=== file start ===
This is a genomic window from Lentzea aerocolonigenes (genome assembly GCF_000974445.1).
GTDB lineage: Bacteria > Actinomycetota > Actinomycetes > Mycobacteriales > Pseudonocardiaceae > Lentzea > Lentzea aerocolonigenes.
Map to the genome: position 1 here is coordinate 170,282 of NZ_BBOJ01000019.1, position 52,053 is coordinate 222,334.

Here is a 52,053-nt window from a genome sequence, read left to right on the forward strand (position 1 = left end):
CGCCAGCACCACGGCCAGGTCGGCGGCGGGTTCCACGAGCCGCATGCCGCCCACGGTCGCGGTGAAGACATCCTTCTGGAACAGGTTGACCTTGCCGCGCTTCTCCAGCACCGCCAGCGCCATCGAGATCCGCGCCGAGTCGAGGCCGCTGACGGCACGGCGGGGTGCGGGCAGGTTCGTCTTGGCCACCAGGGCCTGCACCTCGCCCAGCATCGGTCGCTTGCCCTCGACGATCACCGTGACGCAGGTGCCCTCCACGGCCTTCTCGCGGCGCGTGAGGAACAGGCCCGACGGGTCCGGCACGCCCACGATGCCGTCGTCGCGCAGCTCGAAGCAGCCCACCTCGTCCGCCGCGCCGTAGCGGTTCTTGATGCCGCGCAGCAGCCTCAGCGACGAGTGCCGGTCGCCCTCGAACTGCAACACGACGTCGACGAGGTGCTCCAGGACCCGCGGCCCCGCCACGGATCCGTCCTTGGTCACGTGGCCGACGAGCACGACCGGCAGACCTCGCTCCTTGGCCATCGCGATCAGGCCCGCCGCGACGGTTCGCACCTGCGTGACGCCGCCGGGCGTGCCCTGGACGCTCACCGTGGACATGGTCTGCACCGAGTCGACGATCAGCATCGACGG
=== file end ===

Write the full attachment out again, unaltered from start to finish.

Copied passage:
This is a genomic window from Lentzea aerocolonigenes (genome assembly GCF_000974445.1).
GTDB lineage: Bacteria > Actinomycetota > Actinomycetes > Mycobacteriales > Pseudonocardiaceae > Lentzea > Lentzea aerocolonigenes.
Map to the genome: position 1 here is coordinate 170,282 of NZ_BBOJ01000019.1, position 52,053 is coordinate 222,334.

Here is a 52,053-nt window from a genome sequence, read left to right on the forward strand (position 1 = left end):
CGCCAGCACCACGGCCAGGTCGGCGGCGGGTTCCACGAGCCGCATGCCGCCCACGGTCGCGGTGAAGACATCCTTCTGGAACAGGTTGACCTTGCCGCGCTTCTCCAGCACCGCCAGCGCCATCGAGATCCGCGCCGAGTCGAGGCCGCTGACGGCACGGCGGGGTGCGGGCAGGTTCGTCTTGGCCACCAGGGCCTGCACCTCGCCCAGCATCGGTCGCTTGCCCTCGACGATCACCGTGACGCAGGTGCCCTCCACGGCCTTCTCGCGGCGCGTGAGGAACAGGCCCGACGGGTCCGGCACGCCCACGATGCCGTCGTCGCGCAGCTCGAAGCAGCCCACCTCGTCCGCCGCGCCGTAGCGGTTCTTGATGCCGCGCAGCAGCCTCAGCGACGAGTGCCGGTCGCCCTCGAACTGCAACACGACGTCGACGAGGTGCTCCAGGACCCGCGGCCCCGCCACGGATCCGTCCTTGGTCACGTGGCCGACGAGCACGACCGGCAGACCTCGCTCCTTGGCCATCGCGATCAGGCCCGCCGCGACGGTTCGCACCTGCGTGACGCCGCCGGGCGTGCCCTGGACGCTCACCGTGGACATGGTCTGCACCGAGTCGACGATCAGCATCGACGG